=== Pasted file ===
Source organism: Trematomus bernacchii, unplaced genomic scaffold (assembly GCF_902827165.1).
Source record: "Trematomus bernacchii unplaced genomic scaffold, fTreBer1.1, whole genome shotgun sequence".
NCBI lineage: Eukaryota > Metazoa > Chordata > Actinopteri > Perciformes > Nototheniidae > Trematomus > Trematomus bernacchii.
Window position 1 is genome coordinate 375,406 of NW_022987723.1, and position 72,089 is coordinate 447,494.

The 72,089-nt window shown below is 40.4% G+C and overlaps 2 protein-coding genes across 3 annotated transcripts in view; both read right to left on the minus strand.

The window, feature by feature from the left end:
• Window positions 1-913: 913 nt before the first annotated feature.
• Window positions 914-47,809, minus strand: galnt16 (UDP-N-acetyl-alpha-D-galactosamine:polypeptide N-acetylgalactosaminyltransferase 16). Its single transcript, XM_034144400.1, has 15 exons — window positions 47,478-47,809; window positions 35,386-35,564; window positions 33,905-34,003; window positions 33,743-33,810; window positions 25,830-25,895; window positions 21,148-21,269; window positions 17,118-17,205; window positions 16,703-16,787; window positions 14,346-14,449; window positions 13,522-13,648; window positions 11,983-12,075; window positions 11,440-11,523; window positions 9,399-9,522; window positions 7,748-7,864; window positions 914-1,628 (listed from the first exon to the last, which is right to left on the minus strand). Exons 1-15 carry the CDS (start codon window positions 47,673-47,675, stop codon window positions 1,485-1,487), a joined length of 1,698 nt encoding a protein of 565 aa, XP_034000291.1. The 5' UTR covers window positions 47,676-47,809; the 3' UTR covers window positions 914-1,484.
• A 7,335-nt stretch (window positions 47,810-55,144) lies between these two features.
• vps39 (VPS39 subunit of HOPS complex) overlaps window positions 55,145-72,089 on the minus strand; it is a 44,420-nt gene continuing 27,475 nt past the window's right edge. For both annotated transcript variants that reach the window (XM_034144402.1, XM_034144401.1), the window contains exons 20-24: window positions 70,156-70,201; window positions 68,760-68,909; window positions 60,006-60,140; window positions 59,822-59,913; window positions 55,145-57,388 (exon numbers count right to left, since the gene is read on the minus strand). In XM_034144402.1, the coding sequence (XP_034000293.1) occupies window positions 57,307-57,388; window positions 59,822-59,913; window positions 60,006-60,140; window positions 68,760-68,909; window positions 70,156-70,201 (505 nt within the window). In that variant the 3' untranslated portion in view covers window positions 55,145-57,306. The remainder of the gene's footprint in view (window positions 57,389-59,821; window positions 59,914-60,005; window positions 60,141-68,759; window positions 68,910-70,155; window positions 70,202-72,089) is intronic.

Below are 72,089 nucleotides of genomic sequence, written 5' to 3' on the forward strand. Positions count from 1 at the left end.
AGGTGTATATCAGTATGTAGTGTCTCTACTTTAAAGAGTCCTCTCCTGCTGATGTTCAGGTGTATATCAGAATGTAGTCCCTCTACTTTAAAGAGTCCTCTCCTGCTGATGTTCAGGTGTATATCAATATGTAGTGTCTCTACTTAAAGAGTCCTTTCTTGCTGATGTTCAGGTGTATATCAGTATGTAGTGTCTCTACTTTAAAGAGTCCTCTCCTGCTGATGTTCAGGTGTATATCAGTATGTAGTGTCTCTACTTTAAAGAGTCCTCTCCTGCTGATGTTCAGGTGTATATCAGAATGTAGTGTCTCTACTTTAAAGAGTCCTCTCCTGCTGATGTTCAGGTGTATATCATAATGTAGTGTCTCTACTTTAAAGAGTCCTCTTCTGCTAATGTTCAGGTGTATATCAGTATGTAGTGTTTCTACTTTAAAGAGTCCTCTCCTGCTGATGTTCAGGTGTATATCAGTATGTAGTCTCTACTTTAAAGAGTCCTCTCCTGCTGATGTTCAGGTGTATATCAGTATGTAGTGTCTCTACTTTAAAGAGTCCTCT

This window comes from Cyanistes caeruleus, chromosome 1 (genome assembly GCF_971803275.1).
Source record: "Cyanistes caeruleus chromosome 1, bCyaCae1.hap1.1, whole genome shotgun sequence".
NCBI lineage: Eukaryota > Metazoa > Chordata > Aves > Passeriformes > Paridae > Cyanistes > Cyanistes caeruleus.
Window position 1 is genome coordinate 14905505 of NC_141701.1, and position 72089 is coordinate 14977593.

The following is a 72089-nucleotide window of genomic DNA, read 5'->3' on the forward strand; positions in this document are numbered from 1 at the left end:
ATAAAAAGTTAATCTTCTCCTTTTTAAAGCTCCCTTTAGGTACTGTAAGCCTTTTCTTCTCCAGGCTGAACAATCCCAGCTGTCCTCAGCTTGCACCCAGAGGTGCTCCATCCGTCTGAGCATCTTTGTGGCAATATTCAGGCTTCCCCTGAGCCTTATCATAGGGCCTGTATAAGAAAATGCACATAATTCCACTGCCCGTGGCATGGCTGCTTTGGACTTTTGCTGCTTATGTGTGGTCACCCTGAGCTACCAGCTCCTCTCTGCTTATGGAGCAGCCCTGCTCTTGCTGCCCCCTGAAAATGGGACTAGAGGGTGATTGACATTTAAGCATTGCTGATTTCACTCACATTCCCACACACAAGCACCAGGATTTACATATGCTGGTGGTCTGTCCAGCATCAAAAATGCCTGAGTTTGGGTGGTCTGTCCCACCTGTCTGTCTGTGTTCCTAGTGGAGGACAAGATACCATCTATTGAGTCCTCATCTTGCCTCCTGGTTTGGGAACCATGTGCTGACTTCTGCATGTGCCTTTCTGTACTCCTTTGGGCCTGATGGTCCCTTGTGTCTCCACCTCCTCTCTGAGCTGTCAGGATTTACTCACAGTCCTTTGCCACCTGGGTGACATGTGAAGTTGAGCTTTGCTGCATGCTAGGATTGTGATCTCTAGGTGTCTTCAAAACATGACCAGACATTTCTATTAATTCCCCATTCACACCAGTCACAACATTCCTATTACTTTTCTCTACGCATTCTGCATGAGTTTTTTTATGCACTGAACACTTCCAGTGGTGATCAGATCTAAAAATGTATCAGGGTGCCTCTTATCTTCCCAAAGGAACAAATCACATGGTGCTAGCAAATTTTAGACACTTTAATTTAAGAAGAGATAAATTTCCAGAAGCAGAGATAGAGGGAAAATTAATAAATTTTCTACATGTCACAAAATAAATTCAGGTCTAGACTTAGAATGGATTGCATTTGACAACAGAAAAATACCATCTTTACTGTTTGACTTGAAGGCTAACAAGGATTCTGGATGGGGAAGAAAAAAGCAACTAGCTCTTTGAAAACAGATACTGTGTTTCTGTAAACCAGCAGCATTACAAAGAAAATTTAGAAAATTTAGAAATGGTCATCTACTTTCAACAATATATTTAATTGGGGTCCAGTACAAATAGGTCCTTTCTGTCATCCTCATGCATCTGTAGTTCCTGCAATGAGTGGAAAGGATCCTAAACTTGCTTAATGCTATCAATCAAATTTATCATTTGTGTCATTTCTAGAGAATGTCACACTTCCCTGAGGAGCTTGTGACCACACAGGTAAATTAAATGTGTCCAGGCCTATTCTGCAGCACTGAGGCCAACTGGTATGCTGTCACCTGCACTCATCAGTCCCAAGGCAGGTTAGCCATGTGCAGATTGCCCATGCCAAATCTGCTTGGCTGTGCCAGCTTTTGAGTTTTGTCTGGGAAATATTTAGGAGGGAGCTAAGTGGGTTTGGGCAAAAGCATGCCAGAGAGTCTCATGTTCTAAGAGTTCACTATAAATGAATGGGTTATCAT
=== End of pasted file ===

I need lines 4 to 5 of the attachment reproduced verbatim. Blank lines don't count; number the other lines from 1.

Window position 1 is genome coordinate 375,406 of NW_022987723.1, and position 72,089 is coordinate 447,494.

The 72,089-nt window shown below is 40.4% G+C and overlaps 2 protein-coding genes across 3 annotated transcripts in view; both read right to left on the minus strand.